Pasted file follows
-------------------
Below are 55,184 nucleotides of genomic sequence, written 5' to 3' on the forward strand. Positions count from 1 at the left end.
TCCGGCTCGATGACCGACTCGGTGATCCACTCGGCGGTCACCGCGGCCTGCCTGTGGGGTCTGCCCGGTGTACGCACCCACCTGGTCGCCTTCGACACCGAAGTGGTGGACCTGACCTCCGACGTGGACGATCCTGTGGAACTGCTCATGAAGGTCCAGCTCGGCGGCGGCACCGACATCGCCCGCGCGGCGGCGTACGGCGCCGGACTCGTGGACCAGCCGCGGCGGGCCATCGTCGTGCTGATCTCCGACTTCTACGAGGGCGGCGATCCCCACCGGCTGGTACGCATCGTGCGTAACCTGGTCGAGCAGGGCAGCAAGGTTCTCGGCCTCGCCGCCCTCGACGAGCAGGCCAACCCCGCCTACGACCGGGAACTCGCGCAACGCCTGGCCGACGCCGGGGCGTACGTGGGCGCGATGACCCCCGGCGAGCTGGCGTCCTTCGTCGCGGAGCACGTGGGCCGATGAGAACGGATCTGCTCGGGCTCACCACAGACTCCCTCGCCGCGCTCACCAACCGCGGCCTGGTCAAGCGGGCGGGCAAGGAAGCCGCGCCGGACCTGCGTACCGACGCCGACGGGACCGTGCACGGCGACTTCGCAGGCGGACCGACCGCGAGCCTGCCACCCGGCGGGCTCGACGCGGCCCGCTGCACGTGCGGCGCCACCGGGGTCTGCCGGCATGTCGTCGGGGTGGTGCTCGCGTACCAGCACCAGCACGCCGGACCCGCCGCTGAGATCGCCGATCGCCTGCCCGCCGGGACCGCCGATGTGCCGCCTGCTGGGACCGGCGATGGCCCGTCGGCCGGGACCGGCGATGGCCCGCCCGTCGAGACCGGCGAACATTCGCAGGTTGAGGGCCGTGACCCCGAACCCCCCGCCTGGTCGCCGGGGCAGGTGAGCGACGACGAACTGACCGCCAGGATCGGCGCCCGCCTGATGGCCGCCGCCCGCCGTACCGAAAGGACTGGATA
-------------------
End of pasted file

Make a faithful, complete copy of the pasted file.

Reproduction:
Below are 55,184 nucleotides of genomic sequence, written 5' to 3' on the forward strand. Positions count from 1 at the left end.
TCCGGCTCGATGACCGACTCGGTGATCCACTCGGCGGTCACCGCGGCCTGCCTGTGGGGTCTGCCCGGTGTACGCACCCACCTGGTCGCCTTCGACACCGAAGTGGTGGACCTGACCTCCGACGTGGACGATCCTGTGGAACTGCTCATGAAGGTCCAGCTCGGCGGCGGCACCGACATCGCCCGCGCGGCGGCGTACGGCGCCGGACTCGTGGACCAGCCGCGGCGGGCCATCGTCGTGCTGATCTCCGACTTCTACGAGGGCGGCGATCCCCACCGGCTGGTACGCATCGTGCGTAACCTGGTCGAGCAGGGCAGCAAGGTTCTCGGCCTCGCCGCCCTCGACGAGCAGGCCAACCCCGCCTACGACCGGGAACTCGCGCAACGCCTGGCCGACGCCGGGGCGTACGTGGGCGCGATGACCCCCGGCGAGCTGGCGTCCTTCGTCGCGGAGCACGTGGGCCGATGAGAACGGATCTGCTCGGGCTCACCACAGACTCCCTCGCCGCGCTCACCAACCGCGGCCTGGTCAAGCGGGCGGGCAAGGAAGCCGCGCCGGACCTGCGTACCGACGCCGACGGGACCGTGCACGGCGACTTCGCAGGCGGACCGACCGCGAGCCTGCCACCCGGCGGGCTCGACGCGGCCCGCTGCACGTGCGGCGCCACCGGGGTCTGCCGGCATGTCGTCGGGGTGGTGCTCGCGTACCAGCACCAGCACGCCGGACCCGCCGCTGAGATCGCCGATCGCCTGCCCGCCGGGACCGCCGATGTGCCGCCTGCTGGGACCGGCGATGGCCCGTCGGCCGGGACCGGCGATGGCCCGCCCGTCGAGACCGGCGAACATTCGCAGGTTGAGGGCCGTGACCCCGAACCCCCCGCCTGGTCGCCGGGGCAGGTGAGCGACGACGAACTGACCGCCAGGATCGGCGCCCGCCTGATGGCCGCCGCCCGCCGTACCGAAAGGACTGGATA